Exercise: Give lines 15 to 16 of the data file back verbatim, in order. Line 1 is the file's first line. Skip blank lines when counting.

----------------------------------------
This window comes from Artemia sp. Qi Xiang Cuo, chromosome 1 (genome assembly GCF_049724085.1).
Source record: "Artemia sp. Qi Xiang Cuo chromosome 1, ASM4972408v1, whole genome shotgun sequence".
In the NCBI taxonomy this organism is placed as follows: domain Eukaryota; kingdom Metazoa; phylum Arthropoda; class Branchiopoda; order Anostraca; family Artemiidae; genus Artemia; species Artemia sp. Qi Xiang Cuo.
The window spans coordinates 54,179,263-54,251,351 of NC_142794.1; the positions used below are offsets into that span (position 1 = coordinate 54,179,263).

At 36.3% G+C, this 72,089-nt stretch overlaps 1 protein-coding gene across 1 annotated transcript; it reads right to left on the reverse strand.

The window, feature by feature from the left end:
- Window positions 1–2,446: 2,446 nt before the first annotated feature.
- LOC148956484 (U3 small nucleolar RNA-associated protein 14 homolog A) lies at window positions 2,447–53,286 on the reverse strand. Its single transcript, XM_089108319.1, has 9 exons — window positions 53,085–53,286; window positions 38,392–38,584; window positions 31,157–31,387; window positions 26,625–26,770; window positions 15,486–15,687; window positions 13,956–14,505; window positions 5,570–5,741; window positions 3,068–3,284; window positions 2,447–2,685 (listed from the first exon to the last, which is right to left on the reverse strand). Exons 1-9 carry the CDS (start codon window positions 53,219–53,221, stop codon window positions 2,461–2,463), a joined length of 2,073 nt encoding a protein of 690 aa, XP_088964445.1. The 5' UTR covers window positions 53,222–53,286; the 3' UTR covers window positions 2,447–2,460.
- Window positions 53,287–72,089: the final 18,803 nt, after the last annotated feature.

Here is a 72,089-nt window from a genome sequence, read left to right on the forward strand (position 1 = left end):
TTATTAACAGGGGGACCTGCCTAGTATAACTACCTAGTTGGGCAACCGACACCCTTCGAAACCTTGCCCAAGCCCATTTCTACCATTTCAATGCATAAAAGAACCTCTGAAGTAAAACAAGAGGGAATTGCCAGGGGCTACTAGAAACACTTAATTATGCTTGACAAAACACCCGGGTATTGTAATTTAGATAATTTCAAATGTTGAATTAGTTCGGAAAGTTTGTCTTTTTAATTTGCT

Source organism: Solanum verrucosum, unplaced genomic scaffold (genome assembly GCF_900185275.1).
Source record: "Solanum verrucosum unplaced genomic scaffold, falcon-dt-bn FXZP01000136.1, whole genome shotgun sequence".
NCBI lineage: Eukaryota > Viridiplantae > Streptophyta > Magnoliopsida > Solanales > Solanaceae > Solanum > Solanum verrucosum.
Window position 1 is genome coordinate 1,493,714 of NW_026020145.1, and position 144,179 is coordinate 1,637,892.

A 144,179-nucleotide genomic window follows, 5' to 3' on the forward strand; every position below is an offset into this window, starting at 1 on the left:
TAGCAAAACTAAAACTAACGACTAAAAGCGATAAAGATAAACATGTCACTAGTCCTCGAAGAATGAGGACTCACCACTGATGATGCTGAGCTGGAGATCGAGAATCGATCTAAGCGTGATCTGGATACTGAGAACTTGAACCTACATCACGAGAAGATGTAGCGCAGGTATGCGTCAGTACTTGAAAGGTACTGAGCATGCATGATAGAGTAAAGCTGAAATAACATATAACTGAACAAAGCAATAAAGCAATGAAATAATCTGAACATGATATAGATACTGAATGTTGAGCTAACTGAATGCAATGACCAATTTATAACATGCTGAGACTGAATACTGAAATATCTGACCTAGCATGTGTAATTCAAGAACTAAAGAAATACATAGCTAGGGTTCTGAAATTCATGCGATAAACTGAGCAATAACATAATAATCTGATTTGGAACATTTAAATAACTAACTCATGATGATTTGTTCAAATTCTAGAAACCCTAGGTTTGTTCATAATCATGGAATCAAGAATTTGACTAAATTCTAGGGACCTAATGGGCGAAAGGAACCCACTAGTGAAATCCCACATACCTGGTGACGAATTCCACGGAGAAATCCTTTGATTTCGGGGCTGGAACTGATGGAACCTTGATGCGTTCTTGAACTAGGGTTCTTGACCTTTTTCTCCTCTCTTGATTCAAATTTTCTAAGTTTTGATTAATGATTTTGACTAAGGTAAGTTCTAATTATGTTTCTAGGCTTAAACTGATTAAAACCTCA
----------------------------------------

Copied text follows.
Window position 1 is genome coordinate 1,493,714 of NW_026020145.1, and position 144,179 is coordinate 1,637,892.

A 144,179-nucleotide genomic window follows, 5' to 3' on the forward strand; every position below is an offset into this window, starting at 1 on the left: